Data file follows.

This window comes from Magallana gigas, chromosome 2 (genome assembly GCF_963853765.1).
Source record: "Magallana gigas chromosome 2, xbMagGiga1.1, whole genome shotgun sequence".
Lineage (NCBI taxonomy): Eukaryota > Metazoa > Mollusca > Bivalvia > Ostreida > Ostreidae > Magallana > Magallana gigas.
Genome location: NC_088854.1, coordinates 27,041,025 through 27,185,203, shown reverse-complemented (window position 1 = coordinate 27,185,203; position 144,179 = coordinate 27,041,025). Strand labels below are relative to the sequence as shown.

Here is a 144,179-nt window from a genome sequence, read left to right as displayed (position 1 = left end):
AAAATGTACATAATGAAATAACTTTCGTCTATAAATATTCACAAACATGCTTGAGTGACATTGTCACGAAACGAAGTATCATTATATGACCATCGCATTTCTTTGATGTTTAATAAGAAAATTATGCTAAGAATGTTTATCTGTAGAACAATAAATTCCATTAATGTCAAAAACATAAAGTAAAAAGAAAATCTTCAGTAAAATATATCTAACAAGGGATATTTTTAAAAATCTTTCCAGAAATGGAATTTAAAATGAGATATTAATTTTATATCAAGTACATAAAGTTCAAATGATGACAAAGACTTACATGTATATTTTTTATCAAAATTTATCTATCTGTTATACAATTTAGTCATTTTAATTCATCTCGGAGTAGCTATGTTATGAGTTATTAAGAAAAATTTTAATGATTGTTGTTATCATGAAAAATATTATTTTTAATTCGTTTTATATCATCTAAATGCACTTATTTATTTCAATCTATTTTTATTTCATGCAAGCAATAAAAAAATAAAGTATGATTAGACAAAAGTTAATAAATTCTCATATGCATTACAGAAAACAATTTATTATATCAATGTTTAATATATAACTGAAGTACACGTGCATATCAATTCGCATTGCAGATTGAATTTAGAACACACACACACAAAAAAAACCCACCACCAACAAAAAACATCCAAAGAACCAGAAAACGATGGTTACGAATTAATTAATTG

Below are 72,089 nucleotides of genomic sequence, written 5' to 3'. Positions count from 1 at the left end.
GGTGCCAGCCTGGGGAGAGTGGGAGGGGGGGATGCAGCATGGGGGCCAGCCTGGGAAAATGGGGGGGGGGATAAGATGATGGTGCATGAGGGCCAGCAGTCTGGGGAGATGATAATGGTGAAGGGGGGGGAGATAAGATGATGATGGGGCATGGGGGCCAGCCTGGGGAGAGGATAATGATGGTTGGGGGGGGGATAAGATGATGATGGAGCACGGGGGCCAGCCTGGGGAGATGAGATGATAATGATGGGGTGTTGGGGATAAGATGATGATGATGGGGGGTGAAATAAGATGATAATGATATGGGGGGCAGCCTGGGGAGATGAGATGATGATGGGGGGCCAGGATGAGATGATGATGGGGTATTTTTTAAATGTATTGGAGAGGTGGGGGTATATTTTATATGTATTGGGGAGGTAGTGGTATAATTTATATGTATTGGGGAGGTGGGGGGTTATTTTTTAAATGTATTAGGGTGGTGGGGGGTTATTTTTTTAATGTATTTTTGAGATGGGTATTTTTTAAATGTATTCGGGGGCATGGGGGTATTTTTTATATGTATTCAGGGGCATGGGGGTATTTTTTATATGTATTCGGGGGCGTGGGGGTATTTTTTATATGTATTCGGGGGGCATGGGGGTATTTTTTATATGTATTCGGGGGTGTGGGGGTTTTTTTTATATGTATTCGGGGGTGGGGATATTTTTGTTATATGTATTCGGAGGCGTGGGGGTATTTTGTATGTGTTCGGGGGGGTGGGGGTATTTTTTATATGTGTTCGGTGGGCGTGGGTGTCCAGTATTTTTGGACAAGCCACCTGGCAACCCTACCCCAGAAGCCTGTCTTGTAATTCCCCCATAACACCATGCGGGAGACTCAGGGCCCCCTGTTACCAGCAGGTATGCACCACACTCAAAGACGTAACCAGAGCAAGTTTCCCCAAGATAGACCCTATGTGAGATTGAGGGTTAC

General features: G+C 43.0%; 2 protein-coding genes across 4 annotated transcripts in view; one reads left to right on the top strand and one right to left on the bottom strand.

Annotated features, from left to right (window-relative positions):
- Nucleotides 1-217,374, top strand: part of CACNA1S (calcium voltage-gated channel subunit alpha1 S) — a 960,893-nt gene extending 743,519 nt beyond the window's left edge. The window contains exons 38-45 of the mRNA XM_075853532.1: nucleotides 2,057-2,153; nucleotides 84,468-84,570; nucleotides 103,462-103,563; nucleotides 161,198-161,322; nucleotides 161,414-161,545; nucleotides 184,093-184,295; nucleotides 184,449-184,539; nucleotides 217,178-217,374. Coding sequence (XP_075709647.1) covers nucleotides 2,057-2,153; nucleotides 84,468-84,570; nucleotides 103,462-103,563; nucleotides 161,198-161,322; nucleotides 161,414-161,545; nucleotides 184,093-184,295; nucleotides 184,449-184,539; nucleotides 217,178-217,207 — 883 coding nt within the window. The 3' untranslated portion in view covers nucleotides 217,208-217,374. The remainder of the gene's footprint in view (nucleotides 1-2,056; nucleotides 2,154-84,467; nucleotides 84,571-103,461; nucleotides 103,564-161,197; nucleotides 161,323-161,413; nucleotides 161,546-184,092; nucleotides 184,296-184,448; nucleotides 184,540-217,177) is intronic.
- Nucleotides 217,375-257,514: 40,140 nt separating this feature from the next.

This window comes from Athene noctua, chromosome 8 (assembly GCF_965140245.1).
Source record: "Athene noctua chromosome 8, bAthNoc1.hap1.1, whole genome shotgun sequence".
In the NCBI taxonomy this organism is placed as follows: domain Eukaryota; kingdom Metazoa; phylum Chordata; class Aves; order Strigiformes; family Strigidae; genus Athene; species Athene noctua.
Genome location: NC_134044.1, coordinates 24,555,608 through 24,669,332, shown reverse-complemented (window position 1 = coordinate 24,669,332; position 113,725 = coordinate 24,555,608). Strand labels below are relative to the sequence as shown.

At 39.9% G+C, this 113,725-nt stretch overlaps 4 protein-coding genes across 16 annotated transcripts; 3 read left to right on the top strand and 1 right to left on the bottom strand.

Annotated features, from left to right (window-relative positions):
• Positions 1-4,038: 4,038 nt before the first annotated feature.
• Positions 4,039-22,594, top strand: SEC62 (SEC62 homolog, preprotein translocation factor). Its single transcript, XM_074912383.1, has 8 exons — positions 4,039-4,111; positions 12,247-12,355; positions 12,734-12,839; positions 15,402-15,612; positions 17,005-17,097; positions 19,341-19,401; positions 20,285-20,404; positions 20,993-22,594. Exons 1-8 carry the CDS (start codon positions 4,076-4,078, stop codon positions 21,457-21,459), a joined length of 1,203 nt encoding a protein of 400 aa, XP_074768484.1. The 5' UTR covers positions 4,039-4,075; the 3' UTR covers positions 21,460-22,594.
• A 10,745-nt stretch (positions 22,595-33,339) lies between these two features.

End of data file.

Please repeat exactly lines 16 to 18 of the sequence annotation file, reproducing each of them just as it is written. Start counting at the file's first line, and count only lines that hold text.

Genome location: NC_134044.1, coordinates 24,555,608 through 24,669,332, shown reverse-complemented (window position 1 = coordinate 24,669,332; position 113,725 = coordinate 24,555,608). Strand labels below are relative to the sequence as shown.

At 39.9% G+C, this 113,725-nt stretch overlaps 4 protein-coding genes across 16 annotated transcripts; 3 read left to right on the top strand and 1 right to left on the bottom strand.

Annotated features, from left to right (window-relative positions):